In a letter to the New York Times on June 2, 1992, an English professor named Paul Lewis lopped off the top of Victor Frankenstein’s surname and sewed it onto a tomato. Railing against genetically modified crops, Lewis put a new generation of natural philosophers on notice: “If they want to sell us Frankenfood, perhaps it’s time to gather the villagers, light some torches and head to the castle,” he wrote.
William Safire, in a 2000 New York Times column, tracked the creation of the franken– prefix to this moment: an academic channeling popular distrust of science by invoking the man who tried to improve upon creation and ended up disfiguring it. “There’s no telling where or how it will end,” he wrote wryly, referring to the spread of the construction. “It has enhanced the sales of the metaphysical novel that Ms. Shelley’s husband, the poet Percy Bysshe Shelley, encouraged her to write, and has not harmed sales at ‘Frank’n’Stein,’ the fast-food chain whose hot dogs and beer I find delectably inorganic.” Safire went on to quote the American Dialect Society’s Laurence Horn, who lamented that despite the ’90s flowering of frankenfruits and frankenpigs, people hadn’t used Frankensense to describe “the opposite of common sense,” as in “politicians’ motivations for a creatively stupid piece of legislation.”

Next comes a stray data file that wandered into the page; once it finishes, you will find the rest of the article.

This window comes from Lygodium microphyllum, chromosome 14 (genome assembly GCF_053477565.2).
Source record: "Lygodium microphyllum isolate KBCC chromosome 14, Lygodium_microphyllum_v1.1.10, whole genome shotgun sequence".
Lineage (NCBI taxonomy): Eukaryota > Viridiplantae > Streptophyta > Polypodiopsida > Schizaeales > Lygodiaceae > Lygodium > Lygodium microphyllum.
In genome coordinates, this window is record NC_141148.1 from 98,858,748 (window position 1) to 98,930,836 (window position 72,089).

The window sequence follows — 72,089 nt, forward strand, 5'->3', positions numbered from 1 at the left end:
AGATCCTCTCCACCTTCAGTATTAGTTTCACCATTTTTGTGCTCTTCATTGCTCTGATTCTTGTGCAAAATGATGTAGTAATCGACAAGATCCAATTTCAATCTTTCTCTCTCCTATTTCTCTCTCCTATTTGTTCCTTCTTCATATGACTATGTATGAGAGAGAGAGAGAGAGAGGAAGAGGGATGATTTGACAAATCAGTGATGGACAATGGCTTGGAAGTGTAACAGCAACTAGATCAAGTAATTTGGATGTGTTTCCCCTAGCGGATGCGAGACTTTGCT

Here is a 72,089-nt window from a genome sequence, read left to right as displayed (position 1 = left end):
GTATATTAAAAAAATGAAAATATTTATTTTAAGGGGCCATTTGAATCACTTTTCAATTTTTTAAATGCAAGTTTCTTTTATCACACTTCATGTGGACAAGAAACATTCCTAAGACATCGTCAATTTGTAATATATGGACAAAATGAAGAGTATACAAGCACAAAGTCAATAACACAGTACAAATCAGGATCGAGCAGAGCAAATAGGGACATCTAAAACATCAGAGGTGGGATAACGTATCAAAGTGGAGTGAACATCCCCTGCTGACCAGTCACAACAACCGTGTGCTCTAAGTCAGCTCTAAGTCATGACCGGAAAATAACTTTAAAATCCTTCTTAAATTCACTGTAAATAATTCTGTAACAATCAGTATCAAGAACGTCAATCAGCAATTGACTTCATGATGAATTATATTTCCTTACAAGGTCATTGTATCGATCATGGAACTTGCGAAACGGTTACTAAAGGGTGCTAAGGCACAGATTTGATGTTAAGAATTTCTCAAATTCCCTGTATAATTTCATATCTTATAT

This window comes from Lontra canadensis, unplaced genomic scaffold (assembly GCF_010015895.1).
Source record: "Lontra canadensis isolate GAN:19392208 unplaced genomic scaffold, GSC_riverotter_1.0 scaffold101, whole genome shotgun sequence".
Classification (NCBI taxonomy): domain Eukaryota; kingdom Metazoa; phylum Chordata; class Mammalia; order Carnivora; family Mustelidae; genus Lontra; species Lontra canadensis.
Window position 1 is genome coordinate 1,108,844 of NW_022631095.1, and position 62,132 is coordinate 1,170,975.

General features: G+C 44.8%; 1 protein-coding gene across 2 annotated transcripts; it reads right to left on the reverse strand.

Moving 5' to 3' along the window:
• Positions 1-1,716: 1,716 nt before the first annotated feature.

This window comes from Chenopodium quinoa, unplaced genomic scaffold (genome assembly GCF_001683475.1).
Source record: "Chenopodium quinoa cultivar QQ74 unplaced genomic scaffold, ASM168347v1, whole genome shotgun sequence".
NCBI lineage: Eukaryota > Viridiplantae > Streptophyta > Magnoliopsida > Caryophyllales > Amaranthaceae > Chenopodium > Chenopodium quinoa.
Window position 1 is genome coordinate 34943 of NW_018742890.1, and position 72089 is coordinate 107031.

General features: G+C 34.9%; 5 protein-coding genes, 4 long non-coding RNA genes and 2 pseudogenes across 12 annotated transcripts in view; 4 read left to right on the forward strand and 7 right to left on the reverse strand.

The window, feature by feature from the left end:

A year later, however, Safire returned to franken- in dead earnest. In an op-ed for the Times avowing the ethical value of embryonic stem cell research, the columnist suggested that a White House conference on bioethics would salve the fears of Americans concerned about “the real dangers of the slippery slope to Frankenscience.”
All of this is to say that franken-, the prefix we use to talk about human efforts to interfere with nature, flips between “funny” and “scary” with ease. Like Shelley’s monster himself, an ungainly patchwork of salvaged parts, it can seem goofy until it doesn’t—until it taps into an abiding anxiety that technology raises in us, a fear of overstepping.
Mary Shelley published Frankenstein—the name came to her in a dream, she said—in 1818, when science was ascendant, but religion had a tight grip on the popular imagination as well. The ambivalence generated by those two competing visions of man’s place in the universe hasn’t left us. It’s embedded in compounds that enact what they describe: the suturing of disparate parts into one unlovely, possibly dangerous whole.